Many travelers are confused over whether or not they need a passport to enjoy a cruise that leaves from a port located in the United States. While it’s pretty obvious that you’ll need a passport to get on a cruise that leaves from Puerto Rico and explores the Caribbean, the rules can be obscured when it comes to cruises that begin and end on United States’ soil, but that visit other countries’ waters. This confusion can be compounded if the ships stop at “ports-of-call” and allow passengers from the United States to exit the cruise ship in a different country.

Obviously, you need a passport for every cruise that begins on soil outside of the Americas. However, many residents don’t realize that they also need a passport for cruises that originate in Canada or Mexico as well as those that undergo foreign on-soil adventures such as the Yukon Railway trail or Alaska’s White Pass. It’s best to consult with your cruise line well before you book so you have plenty of time to get a passport and any necessary visas.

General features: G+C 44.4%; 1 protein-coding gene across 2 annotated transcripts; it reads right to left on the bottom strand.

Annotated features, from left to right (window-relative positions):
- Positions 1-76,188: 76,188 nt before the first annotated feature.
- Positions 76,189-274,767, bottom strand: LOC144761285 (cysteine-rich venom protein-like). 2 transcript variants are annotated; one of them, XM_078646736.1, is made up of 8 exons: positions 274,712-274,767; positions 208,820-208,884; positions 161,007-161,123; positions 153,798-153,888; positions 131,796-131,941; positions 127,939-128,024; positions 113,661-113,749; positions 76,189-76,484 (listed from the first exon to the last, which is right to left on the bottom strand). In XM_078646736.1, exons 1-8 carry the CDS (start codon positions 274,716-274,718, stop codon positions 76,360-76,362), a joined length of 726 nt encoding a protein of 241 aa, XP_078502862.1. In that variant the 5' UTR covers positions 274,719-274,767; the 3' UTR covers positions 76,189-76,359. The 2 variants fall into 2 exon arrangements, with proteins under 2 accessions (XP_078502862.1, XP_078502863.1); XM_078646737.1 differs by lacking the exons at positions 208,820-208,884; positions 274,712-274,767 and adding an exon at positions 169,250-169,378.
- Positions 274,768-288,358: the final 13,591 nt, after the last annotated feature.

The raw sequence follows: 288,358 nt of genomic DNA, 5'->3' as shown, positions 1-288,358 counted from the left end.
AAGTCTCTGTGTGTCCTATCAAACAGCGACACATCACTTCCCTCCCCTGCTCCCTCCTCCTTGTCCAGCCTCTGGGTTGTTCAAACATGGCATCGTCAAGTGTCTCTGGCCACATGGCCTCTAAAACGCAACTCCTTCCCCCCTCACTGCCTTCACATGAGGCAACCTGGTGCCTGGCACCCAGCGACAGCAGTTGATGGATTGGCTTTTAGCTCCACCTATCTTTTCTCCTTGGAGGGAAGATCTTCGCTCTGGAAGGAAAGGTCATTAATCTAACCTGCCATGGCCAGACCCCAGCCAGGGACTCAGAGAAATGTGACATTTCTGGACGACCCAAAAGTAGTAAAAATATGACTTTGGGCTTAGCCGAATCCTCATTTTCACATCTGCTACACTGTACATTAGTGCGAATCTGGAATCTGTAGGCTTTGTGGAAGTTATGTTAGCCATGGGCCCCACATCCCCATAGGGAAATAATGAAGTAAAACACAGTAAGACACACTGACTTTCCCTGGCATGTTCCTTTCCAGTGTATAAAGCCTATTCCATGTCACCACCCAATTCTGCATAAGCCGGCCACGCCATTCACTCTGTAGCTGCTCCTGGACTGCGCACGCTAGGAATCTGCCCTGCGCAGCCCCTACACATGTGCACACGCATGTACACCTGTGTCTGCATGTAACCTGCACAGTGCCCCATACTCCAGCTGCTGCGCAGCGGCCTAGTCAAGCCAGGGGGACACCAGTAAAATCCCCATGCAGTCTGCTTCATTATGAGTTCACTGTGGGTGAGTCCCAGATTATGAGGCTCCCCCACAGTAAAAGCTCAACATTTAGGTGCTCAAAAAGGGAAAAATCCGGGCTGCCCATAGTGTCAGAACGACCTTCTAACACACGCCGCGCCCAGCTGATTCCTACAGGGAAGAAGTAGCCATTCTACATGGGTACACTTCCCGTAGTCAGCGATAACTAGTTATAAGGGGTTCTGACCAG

You do not need a passport on a “closed-loop cruise,” which is a cruise that begins and ends in the same U.S. port and only makes stops in “Canada, Mexico, the Caribbean, and Bermuda.” You will only need a government-issued photo ID (like a driver’s license or military ID) and proof of your citizenship (like a copy of your birth certificate or social security card) to get back into the U.S. on a closed-loop cruise. However, individual ports may require you to have a passport to leave at the port of call, so it’s highly recommended that you travel with a passport even if you are on a closed-loop cruise.

If you don’t have a passport, don’t panic — you can still enjoy sunny skies and clear waters at the Page Terrace’s gulf front motel in St. Petersburg! If you’d like to learn more about our affordable accommodations or you’d like to book your family’s stay at our gulf front hotel in St. Petersburg, don’t hesitate to give us a call today at 800-519-0853 or pay us a visit online at!